The refrigerated freight market has experienced some unseasonally high demand this winter, according to DAT Solutions. That comes on top of growing demand for refrigerated, or reefer, equipment in general.
The spot market load-matching company reported that reefer freight volume fell just 1 percent during the week ending Dec. 26. A 20 percent drop is more typical during the four-day Christmas workweek, the firm said.
The number of reefer equipment posts declined 32 percent, indicating a reduced work schedule for truckers during the holidays. This produced a reefer load-to-truck ratio of 5.2, meaning there were 5.2 reefer loads for every truck posted on the DAT network, a 45 percent increase compared to the previous week. The national average reefer rate was unchanged at $1.93 per mile.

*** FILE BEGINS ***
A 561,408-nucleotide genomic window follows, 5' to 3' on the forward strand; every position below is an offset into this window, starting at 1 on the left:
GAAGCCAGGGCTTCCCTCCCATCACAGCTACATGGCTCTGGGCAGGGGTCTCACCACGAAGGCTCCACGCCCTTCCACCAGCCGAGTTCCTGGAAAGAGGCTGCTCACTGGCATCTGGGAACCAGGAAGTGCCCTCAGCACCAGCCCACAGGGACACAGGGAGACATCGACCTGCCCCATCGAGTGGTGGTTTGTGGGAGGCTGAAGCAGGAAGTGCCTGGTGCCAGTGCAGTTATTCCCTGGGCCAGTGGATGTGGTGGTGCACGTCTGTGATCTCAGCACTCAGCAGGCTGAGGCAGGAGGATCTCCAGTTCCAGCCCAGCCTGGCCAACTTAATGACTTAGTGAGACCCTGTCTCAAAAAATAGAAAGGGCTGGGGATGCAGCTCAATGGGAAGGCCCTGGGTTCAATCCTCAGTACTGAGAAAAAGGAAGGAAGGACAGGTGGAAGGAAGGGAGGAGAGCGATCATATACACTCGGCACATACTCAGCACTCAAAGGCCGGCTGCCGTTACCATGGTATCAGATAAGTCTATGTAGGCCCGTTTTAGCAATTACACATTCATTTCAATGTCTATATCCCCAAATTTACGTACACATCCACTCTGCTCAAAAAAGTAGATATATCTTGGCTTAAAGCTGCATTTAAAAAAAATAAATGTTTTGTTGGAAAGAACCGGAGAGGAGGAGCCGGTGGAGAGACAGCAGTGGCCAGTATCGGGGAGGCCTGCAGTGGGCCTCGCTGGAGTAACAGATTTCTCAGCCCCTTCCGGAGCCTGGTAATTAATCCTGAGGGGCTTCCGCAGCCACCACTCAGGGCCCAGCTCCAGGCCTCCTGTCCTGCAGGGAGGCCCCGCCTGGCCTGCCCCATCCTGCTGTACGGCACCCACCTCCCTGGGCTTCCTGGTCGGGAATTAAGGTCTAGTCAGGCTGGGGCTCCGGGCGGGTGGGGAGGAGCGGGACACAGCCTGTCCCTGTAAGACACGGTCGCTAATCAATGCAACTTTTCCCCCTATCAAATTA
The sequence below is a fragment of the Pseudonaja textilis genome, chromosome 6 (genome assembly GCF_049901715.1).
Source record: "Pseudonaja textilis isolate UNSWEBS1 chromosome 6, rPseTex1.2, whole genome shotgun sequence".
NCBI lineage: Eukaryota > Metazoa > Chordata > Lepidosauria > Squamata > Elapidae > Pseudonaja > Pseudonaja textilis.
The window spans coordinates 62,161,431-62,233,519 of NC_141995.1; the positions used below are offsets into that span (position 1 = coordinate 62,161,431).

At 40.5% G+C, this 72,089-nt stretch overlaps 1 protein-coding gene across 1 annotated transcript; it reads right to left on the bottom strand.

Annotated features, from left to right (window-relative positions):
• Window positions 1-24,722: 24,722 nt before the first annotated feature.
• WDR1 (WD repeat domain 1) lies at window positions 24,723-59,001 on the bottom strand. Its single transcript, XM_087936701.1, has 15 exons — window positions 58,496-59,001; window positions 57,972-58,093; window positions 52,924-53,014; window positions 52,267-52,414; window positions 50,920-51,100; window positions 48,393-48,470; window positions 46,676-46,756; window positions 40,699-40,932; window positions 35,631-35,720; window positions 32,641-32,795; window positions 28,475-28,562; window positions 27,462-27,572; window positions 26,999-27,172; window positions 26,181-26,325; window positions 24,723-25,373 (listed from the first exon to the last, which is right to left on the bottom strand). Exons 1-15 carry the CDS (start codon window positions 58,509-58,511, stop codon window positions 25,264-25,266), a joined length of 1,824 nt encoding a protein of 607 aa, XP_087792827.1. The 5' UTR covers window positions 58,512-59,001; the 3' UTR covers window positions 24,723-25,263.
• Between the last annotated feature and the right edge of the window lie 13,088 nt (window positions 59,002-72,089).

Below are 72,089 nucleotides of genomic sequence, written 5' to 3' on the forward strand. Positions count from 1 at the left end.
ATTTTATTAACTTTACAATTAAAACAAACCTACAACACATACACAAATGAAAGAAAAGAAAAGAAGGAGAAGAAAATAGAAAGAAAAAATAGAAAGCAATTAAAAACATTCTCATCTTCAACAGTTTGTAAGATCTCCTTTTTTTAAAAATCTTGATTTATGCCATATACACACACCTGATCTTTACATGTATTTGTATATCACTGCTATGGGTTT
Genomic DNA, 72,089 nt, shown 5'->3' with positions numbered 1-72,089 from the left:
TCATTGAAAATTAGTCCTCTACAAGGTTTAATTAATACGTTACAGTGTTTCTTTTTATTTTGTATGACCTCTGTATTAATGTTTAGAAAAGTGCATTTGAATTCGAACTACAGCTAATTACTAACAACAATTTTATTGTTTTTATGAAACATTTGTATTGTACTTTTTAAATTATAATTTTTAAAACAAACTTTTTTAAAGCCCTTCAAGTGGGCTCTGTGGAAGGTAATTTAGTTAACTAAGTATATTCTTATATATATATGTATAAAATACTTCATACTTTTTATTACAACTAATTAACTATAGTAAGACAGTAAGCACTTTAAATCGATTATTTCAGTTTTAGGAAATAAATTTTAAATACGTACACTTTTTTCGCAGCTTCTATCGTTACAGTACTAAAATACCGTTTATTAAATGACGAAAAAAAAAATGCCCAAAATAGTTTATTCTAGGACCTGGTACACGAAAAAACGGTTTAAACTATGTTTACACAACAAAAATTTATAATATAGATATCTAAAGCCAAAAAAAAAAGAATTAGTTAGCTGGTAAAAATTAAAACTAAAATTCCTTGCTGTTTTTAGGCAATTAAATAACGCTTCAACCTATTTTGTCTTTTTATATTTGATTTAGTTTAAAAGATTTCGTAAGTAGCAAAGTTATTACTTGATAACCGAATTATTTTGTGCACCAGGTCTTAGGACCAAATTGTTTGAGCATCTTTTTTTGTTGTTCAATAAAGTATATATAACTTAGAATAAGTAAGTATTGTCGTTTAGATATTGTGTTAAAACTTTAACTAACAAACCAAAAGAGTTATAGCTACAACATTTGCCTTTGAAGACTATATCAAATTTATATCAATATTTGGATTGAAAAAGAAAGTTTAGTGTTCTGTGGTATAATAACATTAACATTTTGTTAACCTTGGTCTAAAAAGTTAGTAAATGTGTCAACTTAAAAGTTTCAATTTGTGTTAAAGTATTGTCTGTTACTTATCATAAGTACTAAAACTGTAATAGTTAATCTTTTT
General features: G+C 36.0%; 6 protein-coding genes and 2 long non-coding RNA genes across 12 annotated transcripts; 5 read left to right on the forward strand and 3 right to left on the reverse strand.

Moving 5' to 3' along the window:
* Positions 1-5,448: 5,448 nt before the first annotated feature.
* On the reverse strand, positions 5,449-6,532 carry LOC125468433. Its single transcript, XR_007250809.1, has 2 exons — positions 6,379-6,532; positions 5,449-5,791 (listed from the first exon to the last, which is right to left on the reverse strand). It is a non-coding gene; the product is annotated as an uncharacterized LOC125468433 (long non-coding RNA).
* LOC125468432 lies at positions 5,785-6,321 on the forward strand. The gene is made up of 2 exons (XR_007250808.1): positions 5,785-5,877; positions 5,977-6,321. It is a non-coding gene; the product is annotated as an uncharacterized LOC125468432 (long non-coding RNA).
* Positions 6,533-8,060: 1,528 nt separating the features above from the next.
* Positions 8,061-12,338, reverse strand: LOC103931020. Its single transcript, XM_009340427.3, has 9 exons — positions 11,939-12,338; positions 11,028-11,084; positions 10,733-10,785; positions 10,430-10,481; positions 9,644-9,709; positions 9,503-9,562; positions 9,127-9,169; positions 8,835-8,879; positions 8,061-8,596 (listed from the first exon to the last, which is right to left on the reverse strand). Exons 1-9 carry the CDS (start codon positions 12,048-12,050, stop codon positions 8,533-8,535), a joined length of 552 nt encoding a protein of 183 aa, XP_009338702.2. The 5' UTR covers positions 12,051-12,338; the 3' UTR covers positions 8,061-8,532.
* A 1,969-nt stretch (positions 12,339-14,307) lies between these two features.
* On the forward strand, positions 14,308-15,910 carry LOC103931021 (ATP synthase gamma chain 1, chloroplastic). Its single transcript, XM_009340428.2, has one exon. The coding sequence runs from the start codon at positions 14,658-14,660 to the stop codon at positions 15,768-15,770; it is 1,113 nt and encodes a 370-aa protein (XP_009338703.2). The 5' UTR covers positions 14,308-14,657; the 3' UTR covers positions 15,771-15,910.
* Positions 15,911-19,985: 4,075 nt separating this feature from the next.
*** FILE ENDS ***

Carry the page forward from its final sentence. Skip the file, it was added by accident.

Reefer shipments have been one of the few bright spots for container lines that have been battling chronic oversupply and weak demand throughout most of the year.
The maritime analyst Drewry expects the reefer trade will grow 17 percent in the five years between 2013 and 2018 and container line reefer capacity will grow 22 percent over the same time frame to 1.9 million 40-foot slots. Some 65 percent of reefer trade is currently transported on container carriers and that figure is poised to expand further as specialized carriers — and air carriers — watch their market shares erode.